More info on the Panama Canal

Before my next “update” – I thought I’d do a short informational post. I’ve been asked for some more details on The Panama Canal as I realize that it’s a pretty major thing to witness, something that is pretty fascinating.

First question: how much did it cost our ship to go through the  canal? Almost $195,000.

A lot of people (myself included) thought that the canal would be wider than it is. Here’s some info on that. You may have heard of the term Panamax. That is for “Panama Canal Maximum” and designates a ship that is the maximum allowable size to fit in the Panama Canal. Our cruise ship is not Panamax. Panamax is pretty darn big.

When they constructed the twin-lane canal, it was never envisioned that ships would grow to the size that they are today. In the last few decades, the canal hasn’t really increased the NUMBER of ships going through each day…but the total volume of each vessel has increased significantly so that it’s running at very high capacity. Shipping globally has increased significantly (thank you globalization). Many ships today are Post-Panamax, meaning that they’re too big to go through the Panama Canal. Sometimes it’s actually more cost effective to run a HUGE ship all the way around South America, or to transfer the contents across land or something. Anyways, the Panama Canal is very busy and important, but it’s starting to be a little too small for the world of shipping.

Which is why they’re nearly done the investigational process and are pretty much going to go ahead with a multi-billion addition of a third lane and widening of the canal. That’s expected to be ready sometime in 2015 or so.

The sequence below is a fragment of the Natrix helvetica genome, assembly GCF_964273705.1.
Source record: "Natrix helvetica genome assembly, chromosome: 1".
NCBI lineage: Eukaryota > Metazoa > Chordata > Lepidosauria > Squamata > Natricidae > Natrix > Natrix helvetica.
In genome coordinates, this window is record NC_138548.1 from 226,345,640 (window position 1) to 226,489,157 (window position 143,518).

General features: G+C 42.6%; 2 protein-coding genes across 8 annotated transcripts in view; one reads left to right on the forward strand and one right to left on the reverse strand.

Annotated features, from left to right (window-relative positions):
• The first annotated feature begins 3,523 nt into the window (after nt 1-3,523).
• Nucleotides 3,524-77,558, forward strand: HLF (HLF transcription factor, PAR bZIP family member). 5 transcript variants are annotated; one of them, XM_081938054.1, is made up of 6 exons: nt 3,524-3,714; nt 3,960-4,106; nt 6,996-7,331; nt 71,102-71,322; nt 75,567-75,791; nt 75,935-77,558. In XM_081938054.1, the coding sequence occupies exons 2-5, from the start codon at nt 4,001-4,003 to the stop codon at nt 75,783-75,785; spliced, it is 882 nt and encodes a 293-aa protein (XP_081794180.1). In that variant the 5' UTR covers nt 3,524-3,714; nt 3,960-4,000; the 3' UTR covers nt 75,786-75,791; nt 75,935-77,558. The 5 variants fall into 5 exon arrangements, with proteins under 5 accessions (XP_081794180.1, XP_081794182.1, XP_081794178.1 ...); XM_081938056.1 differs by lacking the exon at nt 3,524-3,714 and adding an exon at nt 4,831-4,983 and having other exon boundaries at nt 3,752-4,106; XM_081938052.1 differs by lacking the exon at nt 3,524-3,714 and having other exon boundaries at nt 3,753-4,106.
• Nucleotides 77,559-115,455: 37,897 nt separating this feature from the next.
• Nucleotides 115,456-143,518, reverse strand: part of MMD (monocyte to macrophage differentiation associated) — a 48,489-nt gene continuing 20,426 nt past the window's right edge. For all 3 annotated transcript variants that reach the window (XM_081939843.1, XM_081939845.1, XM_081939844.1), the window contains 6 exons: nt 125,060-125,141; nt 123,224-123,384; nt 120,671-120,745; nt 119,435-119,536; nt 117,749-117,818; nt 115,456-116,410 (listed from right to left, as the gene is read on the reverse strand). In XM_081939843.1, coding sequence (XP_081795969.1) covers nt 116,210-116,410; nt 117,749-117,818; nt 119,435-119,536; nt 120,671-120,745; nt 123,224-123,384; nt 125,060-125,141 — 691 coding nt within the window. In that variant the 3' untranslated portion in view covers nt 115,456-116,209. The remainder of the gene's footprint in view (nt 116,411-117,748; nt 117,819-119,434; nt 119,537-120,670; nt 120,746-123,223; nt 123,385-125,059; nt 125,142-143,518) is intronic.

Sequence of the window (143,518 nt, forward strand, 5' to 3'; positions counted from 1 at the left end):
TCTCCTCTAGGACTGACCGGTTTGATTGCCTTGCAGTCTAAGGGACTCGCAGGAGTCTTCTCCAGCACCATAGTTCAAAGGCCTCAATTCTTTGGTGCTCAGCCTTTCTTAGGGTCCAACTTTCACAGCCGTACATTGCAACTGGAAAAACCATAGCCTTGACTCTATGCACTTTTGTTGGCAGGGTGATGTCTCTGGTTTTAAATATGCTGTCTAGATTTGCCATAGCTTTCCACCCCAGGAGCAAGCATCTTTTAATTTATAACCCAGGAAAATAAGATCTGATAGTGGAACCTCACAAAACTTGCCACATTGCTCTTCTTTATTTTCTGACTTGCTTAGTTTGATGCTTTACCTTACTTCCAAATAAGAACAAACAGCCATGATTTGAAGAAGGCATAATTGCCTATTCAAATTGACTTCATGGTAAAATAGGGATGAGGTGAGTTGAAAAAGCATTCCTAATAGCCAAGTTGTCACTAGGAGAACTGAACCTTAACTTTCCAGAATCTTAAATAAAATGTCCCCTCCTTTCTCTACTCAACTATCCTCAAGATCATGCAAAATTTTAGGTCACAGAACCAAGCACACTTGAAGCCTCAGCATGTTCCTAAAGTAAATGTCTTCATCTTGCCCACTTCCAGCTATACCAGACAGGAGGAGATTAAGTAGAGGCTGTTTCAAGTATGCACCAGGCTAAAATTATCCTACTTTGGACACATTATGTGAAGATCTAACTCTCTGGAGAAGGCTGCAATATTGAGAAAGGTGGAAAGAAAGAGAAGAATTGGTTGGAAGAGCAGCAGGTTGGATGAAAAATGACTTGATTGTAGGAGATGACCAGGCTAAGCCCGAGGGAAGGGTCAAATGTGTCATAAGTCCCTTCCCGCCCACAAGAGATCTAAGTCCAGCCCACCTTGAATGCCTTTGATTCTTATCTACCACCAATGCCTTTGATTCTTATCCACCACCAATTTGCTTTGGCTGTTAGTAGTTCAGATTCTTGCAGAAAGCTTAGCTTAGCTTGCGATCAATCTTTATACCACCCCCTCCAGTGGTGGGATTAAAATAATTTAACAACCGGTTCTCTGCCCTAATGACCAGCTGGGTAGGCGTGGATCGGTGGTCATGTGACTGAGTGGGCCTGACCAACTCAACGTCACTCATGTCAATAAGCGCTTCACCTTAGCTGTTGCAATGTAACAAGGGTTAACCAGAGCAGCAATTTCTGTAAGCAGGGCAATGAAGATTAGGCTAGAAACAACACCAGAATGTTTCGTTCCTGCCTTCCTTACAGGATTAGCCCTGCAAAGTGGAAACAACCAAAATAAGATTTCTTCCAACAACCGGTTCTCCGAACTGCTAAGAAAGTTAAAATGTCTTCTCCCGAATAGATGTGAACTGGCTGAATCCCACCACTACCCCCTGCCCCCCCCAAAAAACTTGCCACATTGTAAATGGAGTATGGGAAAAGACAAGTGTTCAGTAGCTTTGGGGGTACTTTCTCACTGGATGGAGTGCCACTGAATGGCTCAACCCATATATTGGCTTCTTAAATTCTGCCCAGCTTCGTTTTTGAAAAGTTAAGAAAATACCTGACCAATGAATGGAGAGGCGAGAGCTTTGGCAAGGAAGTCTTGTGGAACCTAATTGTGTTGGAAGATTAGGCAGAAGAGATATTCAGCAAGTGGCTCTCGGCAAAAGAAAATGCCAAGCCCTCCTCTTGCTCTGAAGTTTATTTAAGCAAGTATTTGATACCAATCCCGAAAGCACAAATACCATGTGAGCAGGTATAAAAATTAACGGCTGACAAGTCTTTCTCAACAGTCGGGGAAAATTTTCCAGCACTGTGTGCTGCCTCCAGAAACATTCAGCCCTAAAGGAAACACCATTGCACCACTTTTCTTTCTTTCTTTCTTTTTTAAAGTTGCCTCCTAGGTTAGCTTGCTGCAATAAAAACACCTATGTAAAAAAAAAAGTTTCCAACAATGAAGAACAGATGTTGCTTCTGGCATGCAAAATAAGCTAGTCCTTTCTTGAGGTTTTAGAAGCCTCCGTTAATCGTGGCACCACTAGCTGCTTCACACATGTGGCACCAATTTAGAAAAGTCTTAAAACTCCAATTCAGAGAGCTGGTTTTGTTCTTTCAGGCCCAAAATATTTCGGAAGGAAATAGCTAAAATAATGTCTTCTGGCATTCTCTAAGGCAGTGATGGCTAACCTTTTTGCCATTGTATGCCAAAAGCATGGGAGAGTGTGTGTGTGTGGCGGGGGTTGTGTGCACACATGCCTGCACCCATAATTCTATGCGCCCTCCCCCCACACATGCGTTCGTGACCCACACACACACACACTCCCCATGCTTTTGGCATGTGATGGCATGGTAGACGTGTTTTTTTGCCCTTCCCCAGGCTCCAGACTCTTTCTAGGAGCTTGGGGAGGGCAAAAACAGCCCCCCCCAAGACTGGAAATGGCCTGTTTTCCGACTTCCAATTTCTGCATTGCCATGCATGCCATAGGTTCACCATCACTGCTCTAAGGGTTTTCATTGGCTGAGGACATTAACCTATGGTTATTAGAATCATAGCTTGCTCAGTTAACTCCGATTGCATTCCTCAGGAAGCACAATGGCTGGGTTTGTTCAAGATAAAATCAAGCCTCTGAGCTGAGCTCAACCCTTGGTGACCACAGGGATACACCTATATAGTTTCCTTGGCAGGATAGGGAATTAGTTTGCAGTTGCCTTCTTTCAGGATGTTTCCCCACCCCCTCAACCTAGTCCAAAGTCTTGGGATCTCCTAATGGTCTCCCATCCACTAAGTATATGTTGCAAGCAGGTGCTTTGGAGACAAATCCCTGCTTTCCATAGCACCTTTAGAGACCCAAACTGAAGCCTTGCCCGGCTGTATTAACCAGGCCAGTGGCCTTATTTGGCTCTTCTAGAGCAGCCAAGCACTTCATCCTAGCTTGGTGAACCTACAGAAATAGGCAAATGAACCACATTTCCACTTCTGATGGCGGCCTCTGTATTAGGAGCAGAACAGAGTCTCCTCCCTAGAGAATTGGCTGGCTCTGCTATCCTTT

It’s also surprising how long it takes to move through the Canal. There is the waiting for your turn in queue, the time it takes to move through the locks, and then sailing time through the lake between the locks. It’s only 50 miles from Atlantic to Pacific, but takes about nine hours.

Another interesting fact is that the whole thing uses no pumps. In fact, the entire canal uses up only 25% of the power it generates through hydro-electricity (and of that 25%, most of that is consumed by the ship towing trains). How does it work without pumps? Being a connection between two oceans…both sides are obviously at sea level (theoretically you could just have a flat canal between the two oceans…but that would be even more digging than already was done, and there’s the environmental consideration of making a non-natural direct connection between two ocean ecosystems). So the only elevation change needed is to get over the continental divide (about 85 feet above sea level). All of the water flows down through the locks into the two oceans from the Gatun Lake which is at the top of the continental divide. Gatun Lake itself is fed by rainfall (it’s a rainforest area, so there’s lots of water to operate the locks…though deforestation is causing water shortage concerns due to excessive runoff).

So, in sum…the locks just dump water from the top of the continental divide into each ocean…in the process moving the ships up to the continental divide and then back down to sea level.

Also interesting is that the huge 745 tonne lock gates are operated by 40-horsepower motors. That’s because when the water between the two adjoining locks is level, so there’s virtually no water friction…and the gates are hollow so they pretty well float in the water.

So there’s a little info about The Panama Canal.

Bye for now,

Andrew

(P.S. Any other questions about anything you want to know about the trip, just let me know. I also appreciate your feedback on the blog.)

(P.S.S. Sorry for gushing so much in the start of the blog about how awesome this all is and how thankful I am to be here. Honestly though, this is still way beyond my wildest dreams.)

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